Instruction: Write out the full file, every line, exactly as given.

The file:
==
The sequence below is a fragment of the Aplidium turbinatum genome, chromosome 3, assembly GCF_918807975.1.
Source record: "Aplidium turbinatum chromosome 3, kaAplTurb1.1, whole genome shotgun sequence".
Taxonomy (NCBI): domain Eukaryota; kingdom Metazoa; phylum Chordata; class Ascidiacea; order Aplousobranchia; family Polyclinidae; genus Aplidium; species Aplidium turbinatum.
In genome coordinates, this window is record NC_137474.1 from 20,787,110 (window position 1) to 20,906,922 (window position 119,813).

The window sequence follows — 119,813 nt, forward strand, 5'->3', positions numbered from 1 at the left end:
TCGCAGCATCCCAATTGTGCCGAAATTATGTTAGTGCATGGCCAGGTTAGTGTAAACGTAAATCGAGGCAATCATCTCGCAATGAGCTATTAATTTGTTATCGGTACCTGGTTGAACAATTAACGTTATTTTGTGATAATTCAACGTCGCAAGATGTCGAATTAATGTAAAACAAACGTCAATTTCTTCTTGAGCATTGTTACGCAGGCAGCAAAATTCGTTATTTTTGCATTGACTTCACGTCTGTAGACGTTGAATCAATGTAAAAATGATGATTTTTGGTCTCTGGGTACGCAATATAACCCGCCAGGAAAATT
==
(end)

The sequence below is a fragment of the Aplidium turbinatum genome, chromosome 3, assembly GCF_918807975.1.
Source record: "Aplidium turbinatum chromosome 3, kaAplTurb1.1, whole genome shotgun sequence".
Taxonomy (NCBI): domain Eukaryota; kingdom Metazoa; phylum Chordata; class Ascidiacea; order Aplousobranchia; family Polyclinidae; genus Aplidium; species Aplidium turbinatum.
In genome coordinates, this window is record NC_137474.1 from 20,787,110 (window position 1) to 20,906,922 (window position 119,813).

The window sequence follows — 119,813 nt, forward strand, 5'->3', positions numbered from 1 at the left end:
TCGCAGCATCCCAATTGTGCCGAAATTATGTTAGTGCATGGCCAGGTTAGTGTAAACGTAAATCGAGGCAATCATCTCGCAATGAGCTATTAATTTGTTATCGGTACCTGGTTGAACAATTAACGTTATTTTGTGATAATTCAACGTCGCAAGATGTCGAATTAATGTAAAACAAACGTCAATTTCTTCTTGAGCATTGTTACGCAGGCAGCAAAATTCGTTATTTTTGCATTGACTTCACGTCTGTAGACGTTGAATCAATGTAAAAATGATGATTTTTGGTCTCTGGGTACGCAATATAACCCGCCAGGAAAATT